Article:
A plaque remaining from the Big Apple Night Club at West 135th Street and Seventh Avenue in Harlem.

Above, a 1934 plaque from the Big Apple Night Club at West 135th Street and Seventh Avenue in Harlem. Discarded as trash in 2006. Now a Popeyes fast food restaurant on Google Maps.

Recent entries:
Entry in progress—BP (12/3)
Entry in progress—BP (12/3)
Entry in progress—BP (12/3)
Entry in progress—BP (12/3)
Entry in progress—BP (12/3)
More new entries...

A  B  C  D  E  F  G  H  I  J  K  L  M  N  O  P  Q  R  S  T  U  V  W  X  Y  Z

Entry from August 09, 2004
Nesselrode Pie
"Nesselrode pudding" was supposedly invented by the first "celebrity chef," the great Antonin Careme. However, "Nesselrode pie" appears to be a New York City original contribution.

Sadly, Nesselrode isn't much seen anymore. I found the earliest citations here for both "pudding" and "pie."

(Oxford English Dictionary)
[< the name of Karl-Robert Vasil´evi Nessel´rode (1780-1862), Russian statesman, for whom the dish is said to have been invented by a French chef. Cf. French pudding à la Nesselrode (1918 or earlier).] More fully Nesselrode cream, pie, pudding. An iced dessert made with chestnuts, cream, preserved fruits, etc., and freq. flavoured with rum.

1840 R. H. BARHAM Ingoldsby Legends III. 247 There was nothing so good in the whole of the Feed..As the great Lumpoff Icywitz' Nesselrode pudding! 1845 E. ACTON Mod. Cookery xx. 525 Nesselrode Cream,..Chestnuts..sugar..isinglass..cream..vanilla [etc].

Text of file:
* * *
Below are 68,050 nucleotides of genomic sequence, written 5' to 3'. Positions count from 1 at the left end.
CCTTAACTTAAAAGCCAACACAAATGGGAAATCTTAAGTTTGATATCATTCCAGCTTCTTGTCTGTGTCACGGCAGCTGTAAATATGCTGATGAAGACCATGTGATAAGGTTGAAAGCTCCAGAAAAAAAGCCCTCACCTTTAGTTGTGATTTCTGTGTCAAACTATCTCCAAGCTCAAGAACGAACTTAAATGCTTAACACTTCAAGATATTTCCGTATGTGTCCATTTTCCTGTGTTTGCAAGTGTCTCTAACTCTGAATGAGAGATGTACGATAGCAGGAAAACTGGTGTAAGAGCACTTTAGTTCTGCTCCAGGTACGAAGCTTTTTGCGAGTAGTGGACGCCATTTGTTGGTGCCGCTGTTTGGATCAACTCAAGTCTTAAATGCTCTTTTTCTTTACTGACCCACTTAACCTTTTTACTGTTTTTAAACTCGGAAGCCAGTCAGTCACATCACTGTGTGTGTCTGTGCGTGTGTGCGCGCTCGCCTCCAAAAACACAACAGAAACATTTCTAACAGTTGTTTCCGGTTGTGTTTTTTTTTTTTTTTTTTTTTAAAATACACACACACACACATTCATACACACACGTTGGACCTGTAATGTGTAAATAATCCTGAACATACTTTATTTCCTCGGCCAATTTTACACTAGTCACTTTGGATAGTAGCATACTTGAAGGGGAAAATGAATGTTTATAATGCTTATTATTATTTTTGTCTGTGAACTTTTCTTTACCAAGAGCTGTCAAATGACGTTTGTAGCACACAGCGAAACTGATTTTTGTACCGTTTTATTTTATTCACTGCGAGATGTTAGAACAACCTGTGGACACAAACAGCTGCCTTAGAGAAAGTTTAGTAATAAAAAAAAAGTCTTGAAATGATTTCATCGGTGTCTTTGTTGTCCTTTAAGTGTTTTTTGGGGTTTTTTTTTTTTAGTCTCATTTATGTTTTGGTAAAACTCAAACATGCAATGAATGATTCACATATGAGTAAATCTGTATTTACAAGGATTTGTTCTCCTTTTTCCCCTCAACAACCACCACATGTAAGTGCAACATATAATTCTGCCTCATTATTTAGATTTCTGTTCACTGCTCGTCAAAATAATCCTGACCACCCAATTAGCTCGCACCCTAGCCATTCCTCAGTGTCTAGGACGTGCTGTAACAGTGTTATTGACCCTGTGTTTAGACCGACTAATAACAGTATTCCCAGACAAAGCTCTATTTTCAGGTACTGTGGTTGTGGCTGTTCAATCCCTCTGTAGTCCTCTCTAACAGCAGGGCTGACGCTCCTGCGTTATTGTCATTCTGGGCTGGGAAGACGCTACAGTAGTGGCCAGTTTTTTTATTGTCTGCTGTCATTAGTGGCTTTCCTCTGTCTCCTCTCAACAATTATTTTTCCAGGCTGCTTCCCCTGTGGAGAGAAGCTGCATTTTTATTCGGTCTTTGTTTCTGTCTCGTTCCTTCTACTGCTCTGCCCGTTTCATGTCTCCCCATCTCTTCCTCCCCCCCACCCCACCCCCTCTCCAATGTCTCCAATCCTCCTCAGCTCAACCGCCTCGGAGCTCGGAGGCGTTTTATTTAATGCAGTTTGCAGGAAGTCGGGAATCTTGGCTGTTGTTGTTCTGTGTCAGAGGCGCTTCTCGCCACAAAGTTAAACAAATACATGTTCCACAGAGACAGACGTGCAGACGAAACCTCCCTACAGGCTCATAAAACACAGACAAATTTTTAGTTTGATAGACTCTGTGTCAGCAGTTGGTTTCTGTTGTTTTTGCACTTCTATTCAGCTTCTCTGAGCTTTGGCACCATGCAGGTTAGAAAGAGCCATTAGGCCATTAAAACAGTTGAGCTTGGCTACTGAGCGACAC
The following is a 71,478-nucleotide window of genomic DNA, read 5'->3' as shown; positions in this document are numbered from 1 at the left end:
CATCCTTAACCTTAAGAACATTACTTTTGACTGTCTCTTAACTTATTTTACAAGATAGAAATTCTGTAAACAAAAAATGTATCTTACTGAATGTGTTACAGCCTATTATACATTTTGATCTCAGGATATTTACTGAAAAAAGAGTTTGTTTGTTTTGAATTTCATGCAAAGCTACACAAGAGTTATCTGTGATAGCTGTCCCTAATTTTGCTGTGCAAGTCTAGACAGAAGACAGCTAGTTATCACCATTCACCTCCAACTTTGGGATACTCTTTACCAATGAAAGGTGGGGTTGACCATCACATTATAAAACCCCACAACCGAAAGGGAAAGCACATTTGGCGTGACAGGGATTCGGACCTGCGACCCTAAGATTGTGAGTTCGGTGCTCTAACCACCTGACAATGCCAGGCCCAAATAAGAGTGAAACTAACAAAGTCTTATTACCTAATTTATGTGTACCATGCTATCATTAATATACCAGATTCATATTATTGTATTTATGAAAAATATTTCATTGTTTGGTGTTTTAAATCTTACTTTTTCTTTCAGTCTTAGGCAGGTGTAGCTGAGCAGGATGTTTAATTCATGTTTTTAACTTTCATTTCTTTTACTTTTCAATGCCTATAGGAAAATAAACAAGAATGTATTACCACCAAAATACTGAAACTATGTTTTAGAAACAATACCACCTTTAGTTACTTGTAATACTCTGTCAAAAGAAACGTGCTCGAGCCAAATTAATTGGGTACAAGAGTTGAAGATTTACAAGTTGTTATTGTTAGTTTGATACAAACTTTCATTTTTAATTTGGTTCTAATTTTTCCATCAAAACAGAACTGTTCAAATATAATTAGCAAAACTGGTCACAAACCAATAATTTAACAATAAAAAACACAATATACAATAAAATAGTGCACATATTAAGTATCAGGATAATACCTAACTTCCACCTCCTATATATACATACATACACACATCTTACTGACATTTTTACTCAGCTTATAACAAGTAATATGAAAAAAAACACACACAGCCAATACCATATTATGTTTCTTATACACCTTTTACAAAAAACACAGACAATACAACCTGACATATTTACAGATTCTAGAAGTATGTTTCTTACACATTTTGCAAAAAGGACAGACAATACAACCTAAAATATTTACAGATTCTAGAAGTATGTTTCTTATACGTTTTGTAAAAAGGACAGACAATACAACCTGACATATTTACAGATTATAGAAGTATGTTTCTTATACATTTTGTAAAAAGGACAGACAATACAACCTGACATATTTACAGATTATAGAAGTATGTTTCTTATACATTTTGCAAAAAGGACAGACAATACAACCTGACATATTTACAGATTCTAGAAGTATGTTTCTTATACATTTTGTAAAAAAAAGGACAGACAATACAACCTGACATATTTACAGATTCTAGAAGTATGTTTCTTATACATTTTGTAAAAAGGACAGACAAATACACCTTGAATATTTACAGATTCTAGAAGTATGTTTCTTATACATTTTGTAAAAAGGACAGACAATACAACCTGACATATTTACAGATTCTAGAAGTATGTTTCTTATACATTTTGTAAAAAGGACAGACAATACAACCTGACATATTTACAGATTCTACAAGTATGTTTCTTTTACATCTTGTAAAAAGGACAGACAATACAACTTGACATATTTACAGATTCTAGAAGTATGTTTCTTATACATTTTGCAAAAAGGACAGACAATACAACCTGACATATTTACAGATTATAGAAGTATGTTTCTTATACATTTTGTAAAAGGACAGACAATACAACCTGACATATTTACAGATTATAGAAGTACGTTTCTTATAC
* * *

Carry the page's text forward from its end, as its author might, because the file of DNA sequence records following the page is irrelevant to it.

21 December 1944, New York Times, pg. 18:
If pies are on your list for holiday meals, some exceptionally good ones, made by Hortense Spiers, may be found at Hearn's sweet shop. One is a nesselrode, prepared with macaroons and fruits and flavored with rum; it is fourteen inches in diameter.

19 February 1945, New York Times, pg. 20:
PHOTO CAPTION:The gentleman was Count Karl Robert Nesselrode, who lived from 1780 to 1862, and who lent his name to a rich pudding. Later the recipe was adapted for use in an ice cream, and recently it has begun to appear in a pie. The mixture of raisins, almonds, macaroon crumbs and brandy is poured into a baked pie shell and chilled. (...)

1 tablespoon gelatin
1 1/2 cups milk
3 eggs, separated
1/3 cup chopped raisins
2 tablespoons ground almonds
1 cup broken macaroons
1 tablespoon brandy or rum
1 teaspoon vanilla
1/8 teaspoon salt
1/3 cup sugar
1 baked nine-inch pie shell
Maraschino cherries

Soften gelatin in one-quarter cup milk. Scald remaining one and a quarter cups milk in the top of a double boiler. Beat egg yolks slightly, add milk, stirring, and return to double boiler. Add gelatin, and cook, stirring, till mixture coats spoon. Add raisins, almonds, macarooons, brandy or rum, vanilla and salt. Chill till beginning to set. Beat egg whites, add sugar and beat till stiff. Fold into gelatin mixture. Pour into a baked pie shell and chill till firm. Garnish with maraschino cherries. Serves eight.

7 December 1988, New York Times,. p. C20:
The Culinary Mystery of Nesselrode Pie
The once-popular dessert features pureed chestnuts

In the case of Nesselrode, the conclusion was that it had gone the way of baked Alaska.
Posted by Barry Popik
Food/Drink • (0) Comments • Monday, August 09, 2004 • Permalink